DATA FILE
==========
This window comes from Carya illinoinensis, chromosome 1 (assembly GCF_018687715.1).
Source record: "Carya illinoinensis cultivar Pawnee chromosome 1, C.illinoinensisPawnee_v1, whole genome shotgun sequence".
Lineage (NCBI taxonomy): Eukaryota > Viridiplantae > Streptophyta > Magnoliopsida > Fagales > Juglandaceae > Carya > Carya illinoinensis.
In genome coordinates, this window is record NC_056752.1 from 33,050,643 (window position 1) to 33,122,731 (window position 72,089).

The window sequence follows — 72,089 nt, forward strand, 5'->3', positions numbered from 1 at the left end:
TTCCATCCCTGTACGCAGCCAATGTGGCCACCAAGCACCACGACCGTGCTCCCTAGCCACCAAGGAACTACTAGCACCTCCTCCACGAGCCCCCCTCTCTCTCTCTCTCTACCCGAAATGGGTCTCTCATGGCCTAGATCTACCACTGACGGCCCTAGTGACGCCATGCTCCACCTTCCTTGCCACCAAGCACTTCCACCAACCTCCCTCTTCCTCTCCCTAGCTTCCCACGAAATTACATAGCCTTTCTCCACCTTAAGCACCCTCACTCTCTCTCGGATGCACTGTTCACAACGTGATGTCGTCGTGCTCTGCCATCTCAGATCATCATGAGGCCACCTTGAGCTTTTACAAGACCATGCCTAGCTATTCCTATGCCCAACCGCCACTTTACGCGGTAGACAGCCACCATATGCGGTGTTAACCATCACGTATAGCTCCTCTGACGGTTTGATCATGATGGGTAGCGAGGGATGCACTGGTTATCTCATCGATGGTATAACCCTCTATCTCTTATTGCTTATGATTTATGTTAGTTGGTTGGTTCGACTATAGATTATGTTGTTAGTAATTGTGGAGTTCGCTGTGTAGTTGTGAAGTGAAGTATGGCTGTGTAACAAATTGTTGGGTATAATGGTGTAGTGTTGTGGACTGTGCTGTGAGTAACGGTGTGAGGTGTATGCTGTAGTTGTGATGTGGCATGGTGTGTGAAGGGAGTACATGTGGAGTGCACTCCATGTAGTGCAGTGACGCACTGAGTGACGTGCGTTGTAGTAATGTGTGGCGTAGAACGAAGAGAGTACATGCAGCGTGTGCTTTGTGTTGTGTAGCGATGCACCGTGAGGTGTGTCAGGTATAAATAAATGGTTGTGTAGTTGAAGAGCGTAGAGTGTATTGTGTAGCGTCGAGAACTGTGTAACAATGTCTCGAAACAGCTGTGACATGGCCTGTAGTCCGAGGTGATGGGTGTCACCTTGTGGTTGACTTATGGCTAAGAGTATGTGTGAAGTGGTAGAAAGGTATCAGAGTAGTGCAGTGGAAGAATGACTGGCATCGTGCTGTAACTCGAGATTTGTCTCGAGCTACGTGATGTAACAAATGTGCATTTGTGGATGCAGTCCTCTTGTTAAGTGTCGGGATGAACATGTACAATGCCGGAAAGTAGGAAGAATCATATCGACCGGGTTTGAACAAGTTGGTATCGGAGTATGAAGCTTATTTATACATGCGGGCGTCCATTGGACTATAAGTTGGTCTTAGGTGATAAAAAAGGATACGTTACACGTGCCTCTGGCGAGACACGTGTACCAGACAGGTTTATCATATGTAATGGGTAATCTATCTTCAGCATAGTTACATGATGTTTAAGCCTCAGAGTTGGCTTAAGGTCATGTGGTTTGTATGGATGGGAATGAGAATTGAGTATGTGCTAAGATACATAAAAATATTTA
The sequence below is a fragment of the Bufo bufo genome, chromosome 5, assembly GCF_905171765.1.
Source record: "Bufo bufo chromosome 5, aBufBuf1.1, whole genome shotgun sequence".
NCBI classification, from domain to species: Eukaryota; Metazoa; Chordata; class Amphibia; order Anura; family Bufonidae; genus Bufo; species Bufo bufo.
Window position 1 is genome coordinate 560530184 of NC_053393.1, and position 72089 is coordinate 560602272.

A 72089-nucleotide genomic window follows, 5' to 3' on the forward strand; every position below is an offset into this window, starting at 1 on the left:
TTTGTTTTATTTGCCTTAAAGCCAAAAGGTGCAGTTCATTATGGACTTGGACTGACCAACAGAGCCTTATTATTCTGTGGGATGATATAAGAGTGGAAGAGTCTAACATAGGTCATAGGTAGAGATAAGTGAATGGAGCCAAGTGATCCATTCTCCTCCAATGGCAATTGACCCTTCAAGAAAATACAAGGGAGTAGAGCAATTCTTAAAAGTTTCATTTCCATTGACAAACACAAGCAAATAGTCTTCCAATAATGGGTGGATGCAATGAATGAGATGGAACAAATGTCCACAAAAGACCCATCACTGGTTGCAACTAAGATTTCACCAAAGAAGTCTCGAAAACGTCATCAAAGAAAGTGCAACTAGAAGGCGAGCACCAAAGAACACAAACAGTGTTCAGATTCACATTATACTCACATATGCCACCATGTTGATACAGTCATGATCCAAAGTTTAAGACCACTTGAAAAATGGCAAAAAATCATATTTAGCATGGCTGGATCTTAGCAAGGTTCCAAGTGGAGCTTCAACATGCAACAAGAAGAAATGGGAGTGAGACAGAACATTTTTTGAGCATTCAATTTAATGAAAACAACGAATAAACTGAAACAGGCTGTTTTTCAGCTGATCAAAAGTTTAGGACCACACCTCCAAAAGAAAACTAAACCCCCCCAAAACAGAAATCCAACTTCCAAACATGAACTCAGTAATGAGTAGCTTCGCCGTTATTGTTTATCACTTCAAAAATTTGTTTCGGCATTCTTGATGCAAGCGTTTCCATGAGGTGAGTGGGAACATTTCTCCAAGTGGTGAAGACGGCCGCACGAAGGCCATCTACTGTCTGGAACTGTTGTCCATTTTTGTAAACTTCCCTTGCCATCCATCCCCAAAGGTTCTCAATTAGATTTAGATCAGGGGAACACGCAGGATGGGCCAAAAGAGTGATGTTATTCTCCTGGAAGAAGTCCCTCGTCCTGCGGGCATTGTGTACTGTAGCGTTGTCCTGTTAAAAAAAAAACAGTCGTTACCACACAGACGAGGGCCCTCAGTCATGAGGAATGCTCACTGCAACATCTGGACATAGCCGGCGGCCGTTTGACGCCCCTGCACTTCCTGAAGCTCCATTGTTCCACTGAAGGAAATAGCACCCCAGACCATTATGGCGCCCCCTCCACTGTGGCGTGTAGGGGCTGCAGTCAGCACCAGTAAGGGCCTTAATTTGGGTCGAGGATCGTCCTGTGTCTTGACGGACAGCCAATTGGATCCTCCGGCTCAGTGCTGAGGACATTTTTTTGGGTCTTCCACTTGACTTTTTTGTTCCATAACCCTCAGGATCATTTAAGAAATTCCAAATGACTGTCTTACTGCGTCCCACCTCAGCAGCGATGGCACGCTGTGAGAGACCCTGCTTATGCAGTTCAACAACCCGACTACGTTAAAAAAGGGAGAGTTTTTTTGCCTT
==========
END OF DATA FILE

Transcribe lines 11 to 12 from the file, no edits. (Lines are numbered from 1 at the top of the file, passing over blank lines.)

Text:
A 72089-nucleotide genomic window follows, 5' to 3' on the forward strand; every position below is an offset into this window, starting at 1 on the left:
TTTGTTTTATTTGCCTTAAAGCCAAAAGGTGCAGTTCATTATGGACTTGGACTGACCAACAGAGCCTTATTATTCTGTGGGATGATATAAGAGTGGAAGAGTCTAACATAGGTCATAGGTAGAGATAAGTGAATGGAGCCAAGTGATCCATTCTCCTCCAATGGCAATTGACCCTTCAAGAAAATACAAGGGAGTAGAGCAATTCTTAAAAGTTTCATTTCCATTGACAAACACAAGCAAATAGTCTTCCAATAATGGGTGGATGCAATGAATGAGATGGAACAAATGTCCACAAAAGACCCATCACTGGTTGCAACTAAGATTTCACCAAAGAAGTCTCGAAAACGTCATCAAAGAAAGTGCAACTAGAAGGCGAGCACCAAAGAACACAAACAGTGTTCAGATTCACATTATACTCACATATGCCACCATGTTGATACAGTCATGATCCAAAGTTTAAGACCACTTGAAAAATGGCAAAAAATCATATTTAGCATGGCTGGATCTTAGCAAGGTTCCAAGTGGAGCTTCAACATGCAACAAGAAGAAATGGGAGTGAGACAGAACATTTTTTGAGCATTCAATTTAATGAAAACAACGAATAAACTGAAACAGGCTGTTTTTCAGCTGATCAAAAGTTTAGGACCACACCTCCAAAAGAAAACTAAACCCCCCCAAAACAGAAATCCAACTTCCAAACATGAACTCAGTAATGAGTAGCTTCGCCGTTATTGTTTATCACTTCAAAAATTTGTTTCGGCATTCTTGATGCAAGCGTTTCCATGAGGTGAGTGGGAACATTTCTCCAAGTGGTGAAGACGGCCGCACGAAGGCCATCTACTGTCTGGAACTGTTGTCCATTTTTGTAAACTTCCCTTGCCATCCATCCCCAAAGGTTCTCAATTAGATTTAGATCAGGGGAACACGCAGGATGGGCCAAAAGAGTGATGTTATTCTCCTGGAAGAAGTCCCTCGTCCTGCGGGCATTGTGTACTGTAGCGTTGTCCTGTTAAAAAAAAAACAGTCGTTACCACACAGACGAGGGCCCTCAGTCATGAGGAATGCTCACTGCAACATCTGGACATAGCCGGCGGCCGTTTGACGCCCCTGCACTTCCTGAAGCTCCATTGTTCCACTGAAGGAAATAGCACCCCAGACCATTATGGCGCCCCCTCCACTGTGGCGTGTAGGGGCTGCAGTCAGCACCAGTAAGGGCCTTAATTTGGGTCGAGGATCGTCCTGTGTCTTGACGGACAGCCAATTGGATCCTCCGGCTCAGTGCTGAGGACATTTTTTTGGGTCTTCCACTTGACTTTTTTGTTCCATAACCCTCAGGATCATTTAAGAAATTCCAAATGACTGTCTTACTGCGTCCCACCTCAGCAGCGATGGCACGCTGTGAGAGACCCTGCTTATGCAGTTCAACAACCCGACTACGTTAAAAAAGGGAGAGTTTTTTTGCCTT